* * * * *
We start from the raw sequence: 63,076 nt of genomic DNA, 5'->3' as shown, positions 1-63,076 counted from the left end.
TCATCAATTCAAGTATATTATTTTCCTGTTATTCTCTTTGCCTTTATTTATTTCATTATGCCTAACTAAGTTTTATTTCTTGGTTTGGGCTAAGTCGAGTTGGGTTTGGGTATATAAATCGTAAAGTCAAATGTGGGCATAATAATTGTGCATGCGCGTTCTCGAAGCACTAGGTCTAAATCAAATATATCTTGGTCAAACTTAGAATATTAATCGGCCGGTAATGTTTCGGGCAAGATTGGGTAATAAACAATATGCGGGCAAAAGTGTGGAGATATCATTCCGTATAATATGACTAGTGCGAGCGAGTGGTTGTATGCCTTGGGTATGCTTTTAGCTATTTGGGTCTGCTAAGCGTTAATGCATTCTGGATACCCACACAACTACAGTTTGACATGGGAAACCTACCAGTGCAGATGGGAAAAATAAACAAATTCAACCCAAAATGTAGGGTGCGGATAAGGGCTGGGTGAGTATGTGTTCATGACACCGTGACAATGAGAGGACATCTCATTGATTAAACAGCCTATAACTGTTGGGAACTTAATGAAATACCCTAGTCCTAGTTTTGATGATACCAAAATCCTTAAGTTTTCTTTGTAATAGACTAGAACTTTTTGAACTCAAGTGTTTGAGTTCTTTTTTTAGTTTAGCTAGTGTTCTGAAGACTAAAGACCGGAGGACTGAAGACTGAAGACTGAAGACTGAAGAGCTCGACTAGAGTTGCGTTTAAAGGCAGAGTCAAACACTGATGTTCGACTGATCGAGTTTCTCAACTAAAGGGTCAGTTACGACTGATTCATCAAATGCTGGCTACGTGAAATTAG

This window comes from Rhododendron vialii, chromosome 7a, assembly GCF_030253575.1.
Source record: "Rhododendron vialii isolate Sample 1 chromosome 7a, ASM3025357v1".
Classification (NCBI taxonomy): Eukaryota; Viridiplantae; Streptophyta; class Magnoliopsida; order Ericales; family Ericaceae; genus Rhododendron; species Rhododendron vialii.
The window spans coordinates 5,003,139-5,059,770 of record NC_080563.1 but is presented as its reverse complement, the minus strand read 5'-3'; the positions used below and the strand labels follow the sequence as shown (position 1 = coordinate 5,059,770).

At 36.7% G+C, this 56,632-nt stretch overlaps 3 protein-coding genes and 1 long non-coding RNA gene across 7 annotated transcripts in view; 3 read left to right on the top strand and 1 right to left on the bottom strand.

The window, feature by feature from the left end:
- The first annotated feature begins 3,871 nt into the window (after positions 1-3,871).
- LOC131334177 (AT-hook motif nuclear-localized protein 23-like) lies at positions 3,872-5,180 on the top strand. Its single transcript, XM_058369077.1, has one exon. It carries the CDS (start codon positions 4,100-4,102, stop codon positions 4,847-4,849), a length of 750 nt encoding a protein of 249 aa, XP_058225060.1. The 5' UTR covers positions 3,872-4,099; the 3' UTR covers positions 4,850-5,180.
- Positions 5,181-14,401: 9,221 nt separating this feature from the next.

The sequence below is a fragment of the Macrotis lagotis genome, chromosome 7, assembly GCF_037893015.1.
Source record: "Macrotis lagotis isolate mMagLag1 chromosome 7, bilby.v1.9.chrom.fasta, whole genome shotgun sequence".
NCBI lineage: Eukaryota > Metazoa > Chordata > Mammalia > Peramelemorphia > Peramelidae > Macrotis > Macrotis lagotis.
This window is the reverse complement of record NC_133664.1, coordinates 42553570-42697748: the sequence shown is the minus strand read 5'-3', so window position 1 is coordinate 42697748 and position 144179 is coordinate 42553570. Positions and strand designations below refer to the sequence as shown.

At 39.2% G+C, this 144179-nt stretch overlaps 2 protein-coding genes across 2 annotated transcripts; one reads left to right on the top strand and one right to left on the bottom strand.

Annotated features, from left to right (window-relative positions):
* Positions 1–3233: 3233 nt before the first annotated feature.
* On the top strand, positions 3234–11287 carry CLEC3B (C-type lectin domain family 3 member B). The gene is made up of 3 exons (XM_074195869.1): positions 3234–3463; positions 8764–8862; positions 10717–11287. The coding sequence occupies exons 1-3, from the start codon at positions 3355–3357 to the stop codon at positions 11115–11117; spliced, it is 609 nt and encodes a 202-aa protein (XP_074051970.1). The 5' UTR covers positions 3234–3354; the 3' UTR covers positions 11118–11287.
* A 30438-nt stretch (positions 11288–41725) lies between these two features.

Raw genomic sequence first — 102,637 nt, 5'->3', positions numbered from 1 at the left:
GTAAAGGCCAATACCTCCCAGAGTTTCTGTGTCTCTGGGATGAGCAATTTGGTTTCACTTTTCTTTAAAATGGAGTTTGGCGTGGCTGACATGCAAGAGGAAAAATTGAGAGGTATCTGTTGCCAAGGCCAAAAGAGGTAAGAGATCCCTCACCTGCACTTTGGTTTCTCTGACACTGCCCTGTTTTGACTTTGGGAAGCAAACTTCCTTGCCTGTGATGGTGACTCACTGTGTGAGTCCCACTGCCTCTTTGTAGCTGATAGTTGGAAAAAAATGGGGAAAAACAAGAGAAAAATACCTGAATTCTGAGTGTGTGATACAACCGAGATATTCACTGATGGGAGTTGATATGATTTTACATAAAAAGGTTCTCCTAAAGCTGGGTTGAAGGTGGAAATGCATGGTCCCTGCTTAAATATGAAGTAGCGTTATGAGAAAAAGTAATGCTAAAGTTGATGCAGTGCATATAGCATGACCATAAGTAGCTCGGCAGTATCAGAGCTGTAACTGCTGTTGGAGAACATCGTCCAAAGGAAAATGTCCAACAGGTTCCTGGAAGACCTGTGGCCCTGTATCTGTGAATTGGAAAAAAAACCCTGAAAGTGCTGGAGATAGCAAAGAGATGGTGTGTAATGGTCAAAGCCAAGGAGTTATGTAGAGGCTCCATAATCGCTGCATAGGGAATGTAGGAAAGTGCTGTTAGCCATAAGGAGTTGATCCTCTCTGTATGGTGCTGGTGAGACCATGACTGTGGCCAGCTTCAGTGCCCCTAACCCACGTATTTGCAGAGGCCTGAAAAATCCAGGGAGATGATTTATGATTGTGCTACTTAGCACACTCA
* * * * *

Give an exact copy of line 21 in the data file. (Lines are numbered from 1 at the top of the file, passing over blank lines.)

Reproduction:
Raw genomic sequence first — 102,637 nt, 5'->3', positions numbered from 1 at the left: